"The war on drugs has not prevented the creation or the growth of the illicit drug market. On the contrary; it is drug prohibition itself that creates the illegality, the lack of control and all the harm created by this uncontrolled and highly profitable business."
Thiago Luís Martins da Silva has been working as a police chief of the Civil Police of the Brazilian state of Rio de Janeiro since December 2013. He joined the Civil Police in 2002. He worked as an inspector for more than eleven years, and in 2013 he passed the examination to become a police chief. Thiago has worked in several police units, including the Delegacia de Combate às Drogas (DECOD), a police unit charged with fighting drug trafficking. For about two years, he battled drug traffickers in the poorest regions of the city of Rio de Janeiro.
Thiago’s experience as the police officer has strengthened his awareness of the failure and harm caused by drug prohibition. “The war on drugs has not prevented the creation or the growth of the illicit drug market. On the contrary; it is drug prohibition itself that creates the illegality, the lack of control and all the harm created by this uncontrolled and highly profitable business. The war on drugs strategy brings devastating social, political and human consequences. It provokes fear and violence. It creates bloody battles between different groups of retail sellers and with the police. When the strategy is based on a war paradigm, the idea is to eliminate your ‘enemy’. When you fight a war, you kill. It is too easy to justify people’s deaths in wartime. The official speeches broadcast by the media create a general consensus that there is an internal enemy to be eliminated. Drug prohibition and its war on drugs also cause endemic police corruption, as well as the corruption of a large share of the authorities and institutions that are directly or indirectly responsible for this combat.”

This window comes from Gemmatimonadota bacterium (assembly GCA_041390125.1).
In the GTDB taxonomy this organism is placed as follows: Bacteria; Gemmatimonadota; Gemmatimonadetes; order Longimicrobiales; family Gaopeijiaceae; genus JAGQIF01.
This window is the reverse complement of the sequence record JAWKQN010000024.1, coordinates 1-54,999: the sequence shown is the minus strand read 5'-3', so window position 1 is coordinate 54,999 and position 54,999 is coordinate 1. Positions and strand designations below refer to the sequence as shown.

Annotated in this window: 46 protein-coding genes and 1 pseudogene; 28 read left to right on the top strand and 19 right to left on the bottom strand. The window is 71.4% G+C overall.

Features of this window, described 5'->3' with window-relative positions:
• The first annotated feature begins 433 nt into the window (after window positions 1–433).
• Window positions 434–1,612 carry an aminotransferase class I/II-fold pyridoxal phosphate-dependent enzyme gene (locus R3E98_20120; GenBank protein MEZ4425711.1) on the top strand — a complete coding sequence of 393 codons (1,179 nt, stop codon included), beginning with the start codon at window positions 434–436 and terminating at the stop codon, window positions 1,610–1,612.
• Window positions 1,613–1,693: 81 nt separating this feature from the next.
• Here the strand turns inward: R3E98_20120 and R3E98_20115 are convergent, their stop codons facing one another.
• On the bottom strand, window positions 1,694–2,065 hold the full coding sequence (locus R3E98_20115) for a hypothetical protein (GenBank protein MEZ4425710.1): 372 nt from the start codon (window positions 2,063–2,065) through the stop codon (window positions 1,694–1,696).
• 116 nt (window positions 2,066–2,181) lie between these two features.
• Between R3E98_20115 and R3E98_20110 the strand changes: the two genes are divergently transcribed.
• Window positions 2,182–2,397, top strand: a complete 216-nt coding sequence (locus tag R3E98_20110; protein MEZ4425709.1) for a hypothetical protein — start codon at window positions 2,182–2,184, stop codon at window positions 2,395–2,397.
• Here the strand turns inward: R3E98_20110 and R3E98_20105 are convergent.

Thiago joined LEAP when he was still working as an inspector, in August 2011. He supports regulation of the production, supply and consumption of all drugs because he believes that legalization will prevent the incarceration of thousands of people for non-violent offenses; will allow a rational management and control of drug production; will reduce overdoses through the public health system; and will reduce urban and rural violence, which currently affects mostly the poor and nonwhite population. As he says, “Legalization of the production, supply and consumption of all drugs is a rational, reasonable and feasible way to improve the quality of life in Brazilian society, as well as in all other societies. Demanding legalization means protecting life and citizenship.”